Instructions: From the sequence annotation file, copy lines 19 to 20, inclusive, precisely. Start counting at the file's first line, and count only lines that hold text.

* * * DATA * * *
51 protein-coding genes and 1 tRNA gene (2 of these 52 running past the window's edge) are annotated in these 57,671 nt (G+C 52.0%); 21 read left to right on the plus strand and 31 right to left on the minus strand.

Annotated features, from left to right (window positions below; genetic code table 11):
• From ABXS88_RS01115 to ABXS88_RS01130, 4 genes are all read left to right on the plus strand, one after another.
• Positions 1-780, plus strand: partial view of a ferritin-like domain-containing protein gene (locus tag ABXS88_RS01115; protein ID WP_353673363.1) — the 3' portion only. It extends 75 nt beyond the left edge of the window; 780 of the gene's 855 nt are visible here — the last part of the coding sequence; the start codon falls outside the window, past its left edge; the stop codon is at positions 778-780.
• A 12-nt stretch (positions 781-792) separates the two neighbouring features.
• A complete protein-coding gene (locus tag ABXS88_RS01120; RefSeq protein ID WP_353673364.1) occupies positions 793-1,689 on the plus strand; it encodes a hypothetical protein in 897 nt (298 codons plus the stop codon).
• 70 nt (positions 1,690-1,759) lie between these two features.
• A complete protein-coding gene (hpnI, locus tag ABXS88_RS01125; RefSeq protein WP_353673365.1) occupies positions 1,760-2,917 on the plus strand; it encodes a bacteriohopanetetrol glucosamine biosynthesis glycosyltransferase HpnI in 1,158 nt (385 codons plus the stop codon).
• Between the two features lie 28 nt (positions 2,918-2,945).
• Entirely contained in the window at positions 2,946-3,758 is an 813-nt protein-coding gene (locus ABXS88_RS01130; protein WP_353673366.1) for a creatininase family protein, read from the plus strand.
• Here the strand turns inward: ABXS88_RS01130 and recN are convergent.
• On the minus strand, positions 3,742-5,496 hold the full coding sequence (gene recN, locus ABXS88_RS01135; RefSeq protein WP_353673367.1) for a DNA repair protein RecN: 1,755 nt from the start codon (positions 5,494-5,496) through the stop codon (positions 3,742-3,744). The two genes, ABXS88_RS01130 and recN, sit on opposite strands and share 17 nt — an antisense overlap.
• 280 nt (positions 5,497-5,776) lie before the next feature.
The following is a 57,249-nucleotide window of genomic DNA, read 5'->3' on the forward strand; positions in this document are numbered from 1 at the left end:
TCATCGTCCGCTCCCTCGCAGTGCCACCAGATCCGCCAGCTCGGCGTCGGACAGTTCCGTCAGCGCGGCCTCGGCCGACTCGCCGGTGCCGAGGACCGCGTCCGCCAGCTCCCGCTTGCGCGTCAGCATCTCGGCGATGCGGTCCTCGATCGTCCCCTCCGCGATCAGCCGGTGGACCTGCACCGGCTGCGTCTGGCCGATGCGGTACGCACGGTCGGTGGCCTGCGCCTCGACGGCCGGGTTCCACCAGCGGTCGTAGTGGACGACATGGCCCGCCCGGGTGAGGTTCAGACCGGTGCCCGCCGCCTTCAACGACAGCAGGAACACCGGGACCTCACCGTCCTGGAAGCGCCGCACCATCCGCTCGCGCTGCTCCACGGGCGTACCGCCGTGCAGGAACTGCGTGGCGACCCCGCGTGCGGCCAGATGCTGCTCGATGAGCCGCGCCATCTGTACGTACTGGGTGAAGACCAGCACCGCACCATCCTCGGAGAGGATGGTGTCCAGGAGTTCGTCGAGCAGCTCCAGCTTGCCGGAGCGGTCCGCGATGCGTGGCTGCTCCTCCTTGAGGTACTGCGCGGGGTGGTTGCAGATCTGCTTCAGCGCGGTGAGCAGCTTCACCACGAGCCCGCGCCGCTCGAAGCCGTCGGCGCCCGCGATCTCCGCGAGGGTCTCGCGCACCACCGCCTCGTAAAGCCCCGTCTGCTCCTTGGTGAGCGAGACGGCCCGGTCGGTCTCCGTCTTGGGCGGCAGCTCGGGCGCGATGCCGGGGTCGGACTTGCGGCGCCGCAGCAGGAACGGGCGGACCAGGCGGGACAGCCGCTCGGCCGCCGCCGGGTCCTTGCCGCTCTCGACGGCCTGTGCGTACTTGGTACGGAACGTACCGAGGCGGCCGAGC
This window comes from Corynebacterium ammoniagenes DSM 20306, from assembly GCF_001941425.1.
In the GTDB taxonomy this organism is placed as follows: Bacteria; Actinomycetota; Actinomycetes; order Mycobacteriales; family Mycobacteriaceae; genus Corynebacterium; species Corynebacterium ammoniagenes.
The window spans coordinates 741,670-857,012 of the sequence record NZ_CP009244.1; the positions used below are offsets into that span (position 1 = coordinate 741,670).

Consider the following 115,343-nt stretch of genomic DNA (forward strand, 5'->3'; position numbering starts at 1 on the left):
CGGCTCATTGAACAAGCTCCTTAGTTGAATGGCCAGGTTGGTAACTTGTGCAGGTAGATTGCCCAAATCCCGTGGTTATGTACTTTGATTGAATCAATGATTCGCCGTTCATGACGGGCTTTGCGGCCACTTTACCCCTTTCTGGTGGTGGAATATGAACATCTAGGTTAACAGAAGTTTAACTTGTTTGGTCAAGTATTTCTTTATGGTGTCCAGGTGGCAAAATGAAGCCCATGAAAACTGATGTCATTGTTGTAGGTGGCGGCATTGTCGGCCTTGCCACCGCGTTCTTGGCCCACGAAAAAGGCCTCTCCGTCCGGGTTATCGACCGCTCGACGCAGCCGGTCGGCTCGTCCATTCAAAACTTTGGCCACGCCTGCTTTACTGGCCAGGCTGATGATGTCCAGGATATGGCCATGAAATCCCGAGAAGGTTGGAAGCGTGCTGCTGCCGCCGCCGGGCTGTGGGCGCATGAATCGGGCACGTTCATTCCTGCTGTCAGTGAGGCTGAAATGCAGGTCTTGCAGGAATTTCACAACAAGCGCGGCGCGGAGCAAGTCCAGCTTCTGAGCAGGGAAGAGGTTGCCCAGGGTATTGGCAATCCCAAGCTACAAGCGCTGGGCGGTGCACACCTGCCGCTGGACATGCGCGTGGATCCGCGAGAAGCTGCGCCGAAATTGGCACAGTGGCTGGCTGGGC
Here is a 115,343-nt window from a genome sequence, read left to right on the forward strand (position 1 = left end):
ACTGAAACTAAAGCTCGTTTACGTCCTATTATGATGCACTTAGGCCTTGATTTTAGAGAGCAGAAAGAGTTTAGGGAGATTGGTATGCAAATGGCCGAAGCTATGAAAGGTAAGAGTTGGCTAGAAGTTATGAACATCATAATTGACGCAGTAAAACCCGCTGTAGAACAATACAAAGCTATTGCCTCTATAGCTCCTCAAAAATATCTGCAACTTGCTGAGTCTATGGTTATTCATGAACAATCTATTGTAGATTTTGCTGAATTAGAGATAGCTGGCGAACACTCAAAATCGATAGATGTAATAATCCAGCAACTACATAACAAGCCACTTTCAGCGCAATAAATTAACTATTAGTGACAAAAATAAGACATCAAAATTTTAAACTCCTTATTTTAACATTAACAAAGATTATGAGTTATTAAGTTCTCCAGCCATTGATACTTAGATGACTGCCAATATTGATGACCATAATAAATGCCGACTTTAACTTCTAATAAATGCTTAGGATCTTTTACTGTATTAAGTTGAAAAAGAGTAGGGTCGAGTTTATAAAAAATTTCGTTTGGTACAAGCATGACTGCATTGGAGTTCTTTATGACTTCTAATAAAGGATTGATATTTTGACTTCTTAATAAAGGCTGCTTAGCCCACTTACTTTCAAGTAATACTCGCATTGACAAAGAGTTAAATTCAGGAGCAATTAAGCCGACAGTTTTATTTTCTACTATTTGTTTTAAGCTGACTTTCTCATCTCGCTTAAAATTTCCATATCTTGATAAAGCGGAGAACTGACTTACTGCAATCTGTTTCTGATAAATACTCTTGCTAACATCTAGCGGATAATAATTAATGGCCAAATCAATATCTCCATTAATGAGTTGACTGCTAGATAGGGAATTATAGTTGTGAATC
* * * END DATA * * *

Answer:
Consider the following 115,343-nt stretch of genomic DNA (forward strand, 5'->3'; position numbering starts at 1 on the left):
CGGCTCATTGAACAAGCTCCTTAGTTGAATGGCCAGGTTGGTAACTTGTGCAGGTAGATTGCCCAAATCCCGTGGTTATGTACTTTGATTGAATCAATGATTCGCCGTTCATGACGGGCTTTGCGGCCACTTTACCCCTTTCTGGTGGTGGAATATGAACATCTAGGTTAACAGAAGTTTAACTTGTTTGGTCAAGTATTTCTTTATGGTGTCCAGGTGGCAAAATGAAGCCCATGAAAACTGATGTCATTGTTGTAGGTGGCGGCATTGTCGGCCTTGCCACCGCGTTCTTGGCCCACGAAAAAGGCCTCTCCGTCCGGGTTATCGACCGCTCGACGCAGCCGGTCGGCTCGTCCATTCAAAACTTTGGCCACGCCTGCTTTACTGGCCAGGCTGATGATGTCCAGGATATGGCCATGAAATCCCGAGAAGGTTGGAAGCGTGCTGCTGCCGCCGCCGGGCTGTGGGCGCATGAATCGGGCACGTTCATTCCTGCTGTCAGTGAGGCTGAAATGCAGGTCTTGCAGGAATTTCACAACAAGCGCGGCGCGGAGCAAGTCCAGCTTCTGAGCAGGGAAGAGGTTGCCCAGGGTATTGGCAATCCCAAGCTACAAGCGCTGGGCGGTGCACACCTGCCGCTGGACATGCGCGTGGATCCGCGAGAAGCTGCGCCGAAATTGGCACAGTGGCTGGCTGGGC